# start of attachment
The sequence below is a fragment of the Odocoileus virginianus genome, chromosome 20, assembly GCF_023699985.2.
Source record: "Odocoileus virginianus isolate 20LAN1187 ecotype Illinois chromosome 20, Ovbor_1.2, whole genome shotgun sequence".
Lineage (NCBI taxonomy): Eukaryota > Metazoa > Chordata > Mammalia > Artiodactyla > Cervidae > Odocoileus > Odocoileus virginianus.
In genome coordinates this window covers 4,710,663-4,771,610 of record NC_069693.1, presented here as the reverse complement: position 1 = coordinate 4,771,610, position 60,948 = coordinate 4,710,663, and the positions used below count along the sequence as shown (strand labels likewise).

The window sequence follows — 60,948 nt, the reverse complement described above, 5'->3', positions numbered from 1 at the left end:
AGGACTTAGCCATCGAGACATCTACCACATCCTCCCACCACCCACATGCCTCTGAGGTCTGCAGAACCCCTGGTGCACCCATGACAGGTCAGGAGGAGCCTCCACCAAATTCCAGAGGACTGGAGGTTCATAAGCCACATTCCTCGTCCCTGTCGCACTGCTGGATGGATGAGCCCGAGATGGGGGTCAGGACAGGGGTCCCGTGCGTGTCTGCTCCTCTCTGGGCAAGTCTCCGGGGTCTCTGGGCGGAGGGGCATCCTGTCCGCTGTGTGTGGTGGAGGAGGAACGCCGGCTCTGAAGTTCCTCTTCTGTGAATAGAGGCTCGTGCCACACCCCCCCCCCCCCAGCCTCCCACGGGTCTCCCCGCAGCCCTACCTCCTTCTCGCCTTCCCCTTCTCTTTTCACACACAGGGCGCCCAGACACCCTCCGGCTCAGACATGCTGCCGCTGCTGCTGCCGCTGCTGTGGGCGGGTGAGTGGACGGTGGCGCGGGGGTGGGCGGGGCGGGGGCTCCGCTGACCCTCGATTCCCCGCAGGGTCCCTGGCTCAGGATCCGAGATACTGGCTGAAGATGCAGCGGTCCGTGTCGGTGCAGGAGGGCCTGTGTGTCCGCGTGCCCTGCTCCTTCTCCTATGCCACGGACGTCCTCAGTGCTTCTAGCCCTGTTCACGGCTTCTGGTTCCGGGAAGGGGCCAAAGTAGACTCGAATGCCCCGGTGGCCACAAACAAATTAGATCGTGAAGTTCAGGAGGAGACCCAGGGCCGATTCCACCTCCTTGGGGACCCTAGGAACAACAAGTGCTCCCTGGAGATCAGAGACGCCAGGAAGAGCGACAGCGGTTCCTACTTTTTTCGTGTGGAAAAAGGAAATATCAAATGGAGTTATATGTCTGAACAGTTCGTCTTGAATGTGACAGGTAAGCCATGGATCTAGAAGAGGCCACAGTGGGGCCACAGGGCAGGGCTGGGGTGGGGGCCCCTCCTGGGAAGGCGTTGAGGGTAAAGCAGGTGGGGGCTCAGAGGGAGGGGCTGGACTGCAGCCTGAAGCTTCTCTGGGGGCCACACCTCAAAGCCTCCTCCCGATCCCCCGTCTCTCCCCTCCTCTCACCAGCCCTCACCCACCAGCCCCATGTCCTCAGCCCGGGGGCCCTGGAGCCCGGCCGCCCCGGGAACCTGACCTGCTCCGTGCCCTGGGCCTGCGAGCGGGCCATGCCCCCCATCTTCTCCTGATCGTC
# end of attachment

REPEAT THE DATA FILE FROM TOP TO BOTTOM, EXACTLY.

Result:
The sequence below is a fragment of the Odocoileus virginianus genome, chromosome 20, assembly GCF_023699985.2.
Source record: "Odocoileus virginianus isolate 20LAN1187 ecotype Illinois chromosome 20, Ovbor_1.2, whole genome shotgun sequence".
Lineage (NCBI taxonomy): Eukaryota > Metazoa > Chordata > Mammalia > Artiodactyla > Cervidae > Odocoileus > Odocoileus virginianus.
In genome coordinates this window covers 4,710,663-4,771,610 of record NC_069693.1, presented here as the reverse complement: position 1 = coordinate 4,771,610, position 60,948 = coordinate 4,710,663, and the positions used below count along the sequence as shown (strand labels likewise).

The window sequence follows — 60,948 nt, the reverse complement described above, 5'->3', positions numbered from 1 at the left end:
AGGACTTAGCCATCGAGACATCTACCACATCCTCCCACCACCCACATGCCTCTGAGGTCTGCAGAACCCCTGGTGCACCCATGACAGGTCAGGAGGAGCCTCCACCAAATTCCAGAGGACTGGAGGTTCATAAGCCACATTCCTCGTCCCTGTCGCACTGCTGGATGGATGAGCCCGAGATGGGGGTCAGGACAGGGGTCCCGTGCGTGTCTGCTCCTCTCTGGGCAAGTCTCCGGGGTCTCTGGGCGGAGGGGCATCCTGTCCGCTGTGTGTGGTGGAGGAGGAACGCCGGCTCTGAAGTTCCTCTTCTGTGAATAGAGGCTCGTGCCACACCCCCCCCCCCCCAGCCTCCCACGGGTCTCCCCGCAGCCCTACCTCCTTCTCGCCTTCCCCTTCTCTTTTCACACACAGGGCGCCCAGACACCCTCCGGCTCAGACATGCTGCCGCTGCTGCTGCCGCTGCTGTGGGCGGGTGAGTGGACGGTGGCGCGGGGGTGGGCGGGGCGGGGGCTCCGCTGACCCTCGATTCCCCGCAGGGTCCCTGGCTCAGGATCCGAGATACTGGCTGAAGATGCAGCGGTCCGTGTCGGTGCAGGAGGGCCTGTGTGTCCGCGTGCCCTGCTCCTTCTCCTATGCCACGGACGTCCTCAGTGCTTCTAGCCCTGTTCACGGCTTCTGGTTCCGGGAAGGGGCCAAAGTAGACTCGAATGCCCCGGTGGCCACAAACAAATTAGATCGTGAAGTTCAGGAGGAGACCCAGGGCCGATTCCACCTCCTTGGGGACCCTAGGAACAACAAGTGCTCCCTGGAGATCAGAGACGCCAGGAAGAGCGACAGCGGTTCCTACTTTTTTCGTGTGGAAAAAGGAAATATCAAATGGAGTTATATGTCTGAACAGTTCGTCTTGAATGTGACAGGTAAGCCATGGATCTAGAAGAGGCCACAGTGGGGCCACAGGGCAGGGCTGGGGTGGGGGCCCCTCCTGGGAAGGCGTTGAGGGTAAAGCAGGTGGGGGCTCAGAGGGAGGGGCTGGACTGCAGCCTGAAGCTTCTCTGGGGGCCACACCTCAAAGCCTCCTCCCGATCCCCCGTCTCTCCCCTCCTCTCACCAGCCCTCACCCACCAGCCCCATGTCCTCAGCCCGGGGGCCCTGGAGCCCGGCCGCCCCGGGAACCTGACCTGCTCCGTGCCCTGGGCCTGCGAGCGGGCCATGCCCCCCATCTTCTCCTGATCGTC